Just when I think I’ve had it up to here reading article after article about the Russian government’s infamous youth group, Nashi, something comes along to make them relevant again. This time, as The Other Russia blog reports, the pro-Kremlin group is believed to be behind a stunt distributing toilet paper bearing the logo of the independent newspaper Kommersant, and including a letter from the editor stating that they want to “attract a new audience who gives a wide berth to the newspaper.”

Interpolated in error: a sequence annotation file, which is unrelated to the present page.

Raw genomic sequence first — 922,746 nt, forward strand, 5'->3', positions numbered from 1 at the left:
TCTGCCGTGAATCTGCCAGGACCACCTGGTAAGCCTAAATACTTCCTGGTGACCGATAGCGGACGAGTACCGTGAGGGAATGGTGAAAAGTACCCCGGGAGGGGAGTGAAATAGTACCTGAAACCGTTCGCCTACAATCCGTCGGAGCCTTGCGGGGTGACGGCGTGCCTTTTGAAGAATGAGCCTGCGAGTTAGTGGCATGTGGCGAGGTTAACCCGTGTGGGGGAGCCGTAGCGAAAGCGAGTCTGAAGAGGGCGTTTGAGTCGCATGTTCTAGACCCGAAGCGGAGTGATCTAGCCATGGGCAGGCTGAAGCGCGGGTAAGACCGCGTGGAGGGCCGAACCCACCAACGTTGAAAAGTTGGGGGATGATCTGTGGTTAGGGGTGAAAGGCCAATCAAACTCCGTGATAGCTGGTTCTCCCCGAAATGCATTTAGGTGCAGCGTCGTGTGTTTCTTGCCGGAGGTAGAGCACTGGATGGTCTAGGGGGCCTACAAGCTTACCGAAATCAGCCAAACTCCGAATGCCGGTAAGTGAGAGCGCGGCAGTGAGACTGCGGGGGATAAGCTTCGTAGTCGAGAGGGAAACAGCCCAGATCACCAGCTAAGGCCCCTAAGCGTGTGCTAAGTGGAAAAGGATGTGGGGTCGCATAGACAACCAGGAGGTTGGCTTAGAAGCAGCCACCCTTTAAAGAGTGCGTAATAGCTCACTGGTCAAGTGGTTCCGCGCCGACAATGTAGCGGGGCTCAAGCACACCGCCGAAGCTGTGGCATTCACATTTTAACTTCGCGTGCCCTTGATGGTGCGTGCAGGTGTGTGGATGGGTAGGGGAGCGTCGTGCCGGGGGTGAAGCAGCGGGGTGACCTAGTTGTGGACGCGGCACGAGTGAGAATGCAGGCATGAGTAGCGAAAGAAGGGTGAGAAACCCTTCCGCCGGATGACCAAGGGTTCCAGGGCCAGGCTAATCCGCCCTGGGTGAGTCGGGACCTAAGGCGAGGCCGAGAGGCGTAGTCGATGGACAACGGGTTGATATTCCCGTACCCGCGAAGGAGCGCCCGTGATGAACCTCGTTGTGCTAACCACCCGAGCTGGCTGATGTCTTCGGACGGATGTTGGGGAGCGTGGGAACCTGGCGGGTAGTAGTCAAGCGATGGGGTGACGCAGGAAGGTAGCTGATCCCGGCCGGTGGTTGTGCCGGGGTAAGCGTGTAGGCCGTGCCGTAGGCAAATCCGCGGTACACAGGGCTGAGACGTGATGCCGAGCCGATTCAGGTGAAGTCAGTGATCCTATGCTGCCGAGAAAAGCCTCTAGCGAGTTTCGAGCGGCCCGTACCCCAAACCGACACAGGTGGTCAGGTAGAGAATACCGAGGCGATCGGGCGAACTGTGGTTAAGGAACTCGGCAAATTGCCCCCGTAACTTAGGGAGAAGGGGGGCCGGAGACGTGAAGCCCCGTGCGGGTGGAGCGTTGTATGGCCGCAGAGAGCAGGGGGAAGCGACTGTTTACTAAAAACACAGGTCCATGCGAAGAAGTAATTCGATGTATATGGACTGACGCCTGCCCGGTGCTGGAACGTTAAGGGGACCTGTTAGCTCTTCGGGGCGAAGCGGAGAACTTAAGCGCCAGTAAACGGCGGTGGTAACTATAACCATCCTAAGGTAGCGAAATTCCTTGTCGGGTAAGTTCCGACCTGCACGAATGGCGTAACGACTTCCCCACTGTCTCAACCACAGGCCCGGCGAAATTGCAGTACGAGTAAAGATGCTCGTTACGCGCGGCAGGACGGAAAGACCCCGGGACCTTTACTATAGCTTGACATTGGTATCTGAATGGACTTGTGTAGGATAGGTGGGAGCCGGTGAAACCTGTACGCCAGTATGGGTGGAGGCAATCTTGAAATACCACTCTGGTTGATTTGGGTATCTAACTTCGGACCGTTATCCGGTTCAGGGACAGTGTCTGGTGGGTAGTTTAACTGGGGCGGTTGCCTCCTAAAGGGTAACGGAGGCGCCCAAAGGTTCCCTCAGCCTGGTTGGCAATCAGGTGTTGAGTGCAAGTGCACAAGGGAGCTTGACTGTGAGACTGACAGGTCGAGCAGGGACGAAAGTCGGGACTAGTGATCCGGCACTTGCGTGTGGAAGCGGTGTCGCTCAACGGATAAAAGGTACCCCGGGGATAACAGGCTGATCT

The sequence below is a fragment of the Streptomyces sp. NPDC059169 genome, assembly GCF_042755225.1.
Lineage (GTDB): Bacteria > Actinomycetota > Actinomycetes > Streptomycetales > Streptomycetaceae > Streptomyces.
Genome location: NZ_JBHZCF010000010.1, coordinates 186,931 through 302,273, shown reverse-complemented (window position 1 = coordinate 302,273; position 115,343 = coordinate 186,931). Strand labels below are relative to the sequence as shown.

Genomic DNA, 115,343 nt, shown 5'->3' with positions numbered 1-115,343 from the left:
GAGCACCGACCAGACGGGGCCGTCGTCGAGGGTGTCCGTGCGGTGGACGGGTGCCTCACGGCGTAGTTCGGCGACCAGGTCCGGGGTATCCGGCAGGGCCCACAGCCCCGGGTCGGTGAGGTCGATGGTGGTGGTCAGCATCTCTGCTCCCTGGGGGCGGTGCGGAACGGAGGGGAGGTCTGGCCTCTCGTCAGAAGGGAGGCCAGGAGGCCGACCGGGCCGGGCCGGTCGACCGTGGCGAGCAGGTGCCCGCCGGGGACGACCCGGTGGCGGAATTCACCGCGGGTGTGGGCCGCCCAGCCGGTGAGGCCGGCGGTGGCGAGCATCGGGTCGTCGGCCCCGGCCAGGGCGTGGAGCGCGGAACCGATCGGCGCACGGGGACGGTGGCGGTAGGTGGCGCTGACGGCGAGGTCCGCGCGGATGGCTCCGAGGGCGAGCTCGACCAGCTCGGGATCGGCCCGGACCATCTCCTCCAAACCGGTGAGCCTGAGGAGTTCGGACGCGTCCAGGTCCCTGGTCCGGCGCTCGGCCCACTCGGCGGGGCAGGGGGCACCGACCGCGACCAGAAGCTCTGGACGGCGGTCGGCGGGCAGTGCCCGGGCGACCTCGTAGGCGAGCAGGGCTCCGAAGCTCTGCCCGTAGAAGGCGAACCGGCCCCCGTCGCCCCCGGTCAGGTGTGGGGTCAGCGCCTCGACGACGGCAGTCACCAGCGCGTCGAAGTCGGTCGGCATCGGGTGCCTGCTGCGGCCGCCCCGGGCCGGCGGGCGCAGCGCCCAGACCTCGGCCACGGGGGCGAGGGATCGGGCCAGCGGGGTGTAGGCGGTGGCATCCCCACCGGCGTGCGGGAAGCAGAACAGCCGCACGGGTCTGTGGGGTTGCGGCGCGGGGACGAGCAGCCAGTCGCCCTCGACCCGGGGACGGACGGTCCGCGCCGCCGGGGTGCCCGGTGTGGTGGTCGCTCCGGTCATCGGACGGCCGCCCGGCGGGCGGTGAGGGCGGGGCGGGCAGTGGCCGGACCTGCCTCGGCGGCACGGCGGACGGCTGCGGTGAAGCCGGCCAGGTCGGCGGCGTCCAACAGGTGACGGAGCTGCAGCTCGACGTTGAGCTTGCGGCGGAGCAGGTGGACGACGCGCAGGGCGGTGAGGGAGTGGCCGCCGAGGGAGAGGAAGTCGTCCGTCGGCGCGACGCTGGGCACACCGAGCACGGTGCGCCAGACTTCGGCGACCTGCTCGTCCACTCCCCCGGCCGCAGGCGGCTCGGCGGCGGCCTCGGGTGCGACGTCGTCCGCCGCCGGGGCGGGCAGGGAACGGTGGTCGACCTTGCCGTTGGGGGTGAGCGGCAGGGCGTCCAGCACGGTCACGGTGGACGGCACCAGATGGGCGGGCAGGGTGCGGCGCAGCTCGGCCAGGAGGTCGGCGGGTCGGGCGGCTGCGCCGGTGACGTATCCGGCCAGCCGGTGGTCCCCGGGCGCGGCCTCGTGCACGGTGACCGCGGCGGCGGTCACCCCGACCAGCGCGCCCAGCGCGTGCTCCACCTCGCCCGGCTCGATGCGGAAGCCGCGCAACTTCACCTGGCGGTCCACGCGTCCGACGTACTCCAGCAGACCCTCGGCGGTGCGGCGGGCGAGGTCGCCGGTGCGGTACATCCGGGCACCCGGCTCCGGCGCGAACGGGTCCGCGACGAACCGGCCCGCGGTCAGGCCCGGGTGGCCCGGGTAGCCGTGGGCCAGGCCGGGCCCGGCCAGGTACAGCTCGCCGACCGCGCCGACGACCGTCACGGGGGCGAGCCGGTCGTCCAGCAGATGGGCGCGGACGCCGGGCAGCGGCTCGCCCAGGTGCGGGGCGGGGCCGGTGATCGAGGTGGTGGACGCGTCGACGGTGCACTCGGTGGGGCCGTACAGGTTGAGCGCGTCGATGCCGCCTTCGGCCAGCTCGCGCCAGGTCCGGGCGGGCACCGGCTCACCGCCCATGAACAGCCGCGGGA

Leaving aside for just a moment the fact that these hateful acts of intolerance and intimidation of the free press by the Kremlin’s youth corps are morally repulsive and extremely damaging to civil society, I am taken aback by their creativity. The Nashi may be hooligans, but they are funny hooligans – constantly innovating comical jabs at their opponents, such as the “red light district” at their summer camp, featuring opposition leaders dressed as prostitutes, and other sophisticated and savvy agitprop actions of street theater. They have appropriated the methods of protest theatre to do the exact opposite of protesting.I wonder if like back in 1933, the Nashi will begin exporting this new agitprop trend like the MORT (Mezhdunarodnoe obedinenie revoliutsionnykh teatrov) before abandoning it to rehash a new brand of Soviet realism.What’s happening in Russia and the escalation of the Nashi is certainly no laughing matter (especially when they encourage the harassment of a journalist in this latest stunt), however I do wonder what sort of creative potential is being squandered as it is channeled into these intolerant political stunts … there are obviously some extraordinary and innovative minds at work behind these campaigns that in any normal country would probably be otherwise occupied taking over the worlds of film, advertising, and professional services. It’s a shame that Russia’s young talent is involved in something so ugly and disturbing, but they’ve come a long way since the Sosushchie Vmeste.